Top 10 Tuesdays: Top 10 Authors I’d Love to Meet

Top 10 Tuesdays: Top 10 Authors I’d Love to Meet

Hello, lovelies!

Welcome back to another Top 10 Tuesday! I hope you’ve all had a great start to your week!

If you’re not familiar with Top 10 Tuesday, it’s hosted by Jana @ That Artsy Reader Girl and features a different book related topic each week. This week weeks topic is the ‘Top 10 Authors I’d Love to Meet’.

I’ve decided to put my own spin on this week’s topic to include authors past and present as a lot of the authors that came to my mind are no longer with us.

If you’re also taking part in this weeks Top 10 Tuesday or if you’ve done a similar post in the past then please leave a link to your post in the comments and I’ll check it out.

 

  1. Fredrik Backman

 

If you’ve read any of my other blog posts, you would have seen this one coming. I adore Frederick Backman’s books and would love the chance to meet him and hear all about the inspiration behind some of his eccentric characters.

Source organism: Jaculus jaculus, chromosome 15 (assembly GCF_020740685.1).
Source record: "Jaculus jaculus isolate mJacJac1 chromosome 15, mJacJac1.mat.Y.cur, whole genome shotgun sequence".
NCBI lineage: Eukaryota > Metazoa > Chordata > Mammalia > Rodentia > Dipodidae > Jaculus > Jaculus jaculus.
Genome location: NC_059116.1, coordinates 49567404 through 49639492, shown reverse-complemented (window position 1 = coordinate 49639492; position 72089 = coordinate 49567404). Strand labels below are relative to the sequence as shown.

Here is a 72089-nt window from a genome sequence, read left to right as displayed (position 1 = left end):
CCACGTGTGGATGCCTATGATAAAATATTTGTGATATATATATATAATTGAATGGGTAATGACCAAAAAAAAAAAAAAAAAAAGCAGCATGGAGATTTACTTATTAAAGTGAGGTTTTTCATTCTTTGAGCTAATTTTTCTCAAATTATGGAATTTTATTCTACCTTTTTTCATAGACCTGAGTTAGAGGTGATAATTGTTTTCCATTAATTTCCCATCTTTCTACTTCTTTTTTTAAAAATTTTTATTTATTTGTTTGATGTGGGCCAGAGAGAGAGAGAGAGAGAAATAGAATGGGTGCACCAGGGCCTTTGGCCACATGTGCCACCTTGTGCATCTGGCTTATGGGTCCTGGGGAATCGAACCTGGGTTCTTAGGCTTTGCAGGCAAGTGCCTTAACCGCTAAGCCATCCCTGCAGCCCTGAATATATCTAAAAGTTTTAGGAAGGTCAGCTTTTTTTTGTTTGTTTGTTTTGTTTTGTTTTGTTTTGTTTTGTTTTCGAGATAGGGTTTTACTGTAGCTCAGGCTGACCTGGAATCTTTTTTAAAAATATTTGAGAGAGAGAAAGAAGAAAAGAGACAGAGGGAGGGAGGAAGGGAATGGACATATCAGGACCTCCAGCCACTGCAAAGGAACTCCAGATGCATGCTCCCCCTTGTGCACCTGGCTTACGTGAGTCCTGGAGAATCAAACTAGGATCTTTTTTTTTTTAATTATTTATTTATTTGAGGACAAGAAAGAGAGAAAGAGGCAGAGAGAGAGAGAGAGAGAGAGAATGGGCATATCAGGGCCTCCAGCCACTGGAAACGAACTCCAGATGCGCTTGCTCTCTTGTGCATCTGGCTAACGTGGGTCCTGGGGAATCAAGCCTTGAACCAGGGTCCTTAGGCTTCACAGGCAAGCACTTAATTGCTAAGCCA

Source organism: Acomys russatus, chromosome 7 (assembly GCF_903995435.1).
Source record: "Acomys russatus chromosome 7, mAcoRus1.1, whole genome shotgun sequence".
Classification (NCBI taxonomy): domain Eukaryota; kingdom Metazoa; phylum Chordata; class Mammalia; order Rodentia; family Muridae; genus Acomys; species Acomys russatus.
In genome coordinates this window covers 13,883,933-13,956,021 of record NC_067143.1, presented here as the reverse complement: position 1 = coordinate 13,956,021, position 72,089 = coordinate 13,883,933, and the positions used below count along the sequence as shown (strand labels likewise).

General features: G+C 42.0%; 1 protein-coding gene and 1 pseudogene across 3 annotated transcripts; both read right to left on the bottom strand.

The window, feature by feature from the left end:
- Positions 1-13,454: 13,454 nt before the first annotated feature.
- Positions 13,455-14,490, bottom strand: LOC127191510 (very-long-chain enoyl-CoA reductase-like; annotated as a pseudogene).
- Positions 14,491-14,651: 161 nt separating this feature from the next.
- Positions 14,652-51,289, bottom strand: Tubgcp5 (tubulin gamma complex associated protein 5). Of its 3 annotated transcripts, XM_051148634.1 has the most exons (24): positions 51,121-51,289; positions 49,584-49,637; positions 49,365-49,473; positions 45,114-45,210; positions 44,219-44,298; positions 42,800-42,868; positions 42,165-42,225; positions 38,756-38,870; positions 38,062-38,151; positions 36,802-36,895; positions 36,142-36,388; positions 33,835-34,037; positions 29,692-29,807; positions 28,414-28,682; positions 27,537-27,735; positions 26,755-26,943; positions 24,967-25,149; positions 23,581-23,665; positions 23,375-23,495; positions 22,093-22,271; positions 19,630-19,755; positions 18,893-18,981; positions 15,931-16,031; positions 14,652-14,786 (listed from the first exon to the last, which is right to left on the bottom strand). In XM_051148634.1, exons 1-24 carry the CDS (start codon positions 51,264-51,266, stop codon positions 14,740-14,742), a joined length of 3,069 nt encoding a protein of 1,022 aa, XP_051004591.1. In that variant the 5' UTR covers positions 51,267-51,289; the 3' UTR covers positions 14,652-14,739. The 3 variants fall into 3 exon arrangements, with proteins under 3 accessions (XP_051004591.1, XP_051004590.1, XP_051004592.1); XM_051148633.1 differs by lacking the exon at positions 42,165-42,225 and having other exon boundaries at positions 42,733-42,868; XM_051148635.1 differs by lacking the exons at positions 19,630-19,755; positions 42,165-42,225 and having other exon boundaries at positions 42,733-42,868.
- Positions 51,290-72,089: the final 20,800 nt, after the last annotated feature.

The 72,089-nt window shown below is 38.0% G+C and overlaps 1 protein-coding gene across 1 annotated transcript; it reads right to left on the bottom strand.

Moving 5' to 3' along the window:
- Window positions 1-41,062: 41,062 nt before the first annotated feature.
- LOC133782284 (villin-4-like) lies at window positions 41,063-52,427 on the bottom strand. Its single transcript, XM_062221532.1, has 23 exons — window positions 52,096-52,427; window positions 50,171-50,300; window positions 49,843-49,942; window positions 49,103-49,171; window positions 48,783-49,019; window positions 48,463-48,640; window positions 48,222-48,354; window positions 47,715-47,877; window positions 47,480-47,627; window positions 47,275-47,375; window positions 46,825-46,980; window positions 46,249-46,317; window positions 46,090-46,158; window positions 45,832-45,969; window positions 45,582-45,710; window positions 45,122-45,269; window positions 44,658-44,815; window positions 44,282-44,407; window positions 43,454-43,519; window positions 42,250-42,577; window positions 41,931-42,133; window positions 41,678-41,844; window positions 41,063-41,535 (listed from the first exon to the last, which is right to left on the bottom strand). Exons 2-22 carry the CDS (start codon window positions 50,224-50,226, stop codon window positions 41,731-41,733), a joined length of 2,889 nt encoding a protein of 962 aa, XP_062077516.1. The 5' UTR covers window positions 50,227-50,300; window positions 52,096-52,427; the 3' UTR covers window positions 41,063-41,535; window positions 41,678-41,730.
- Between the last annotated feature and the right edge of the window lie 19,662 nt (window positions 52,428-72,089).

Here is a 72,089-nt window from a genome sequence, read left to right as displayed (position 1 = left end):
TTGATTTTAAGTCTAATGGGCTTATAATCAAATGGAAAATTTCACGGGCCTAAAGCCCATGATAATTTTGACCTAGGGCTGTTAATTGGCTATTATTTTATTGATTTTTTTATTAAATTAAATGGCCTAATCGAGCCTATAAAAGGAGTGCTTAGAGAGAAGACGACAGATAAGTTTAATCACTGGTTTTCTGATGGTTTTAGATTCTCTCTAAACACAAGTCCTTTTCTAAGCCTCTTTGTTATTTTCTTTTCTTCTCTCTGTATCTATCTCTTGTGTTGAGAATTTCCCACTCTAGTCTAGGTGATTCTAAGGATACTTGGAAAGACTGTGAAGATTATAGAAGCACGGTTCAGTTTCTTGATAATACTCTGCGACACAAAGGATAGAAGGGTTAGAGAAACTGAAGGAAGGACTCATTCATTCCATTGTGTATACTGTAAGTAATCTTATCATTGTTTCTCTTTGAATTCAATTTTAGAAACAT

1. J. R.R Tolkien

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Tolkien is possibly my favourite storyteller of all time. No one can immerse their reader in a fictitious world quite like he does.

 

  1. Emily Bronte

As an English Literature graduate, it was hard not to make this list 100% classical authors. I’ve narrowed it down to a select few and obviously, Emily Bronte had to be on this list. I love all of the Bronte sisters writing but there is something so unique and inspiring about Emily’s work which makes her my favourite.

 

  1. Charles Dickens

I honestly don’t have a reason for including Dickens on this list other than its Dickens?!

 

  1. Suzanne Collins

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I would love to meet Suzanne Collins just to say thank you for writing the Hunger Games trilogy. These books shaped my teenage years and they are still amongst my favourite reads of all time.

 

  1. Daniel Handler/Lemony Snicket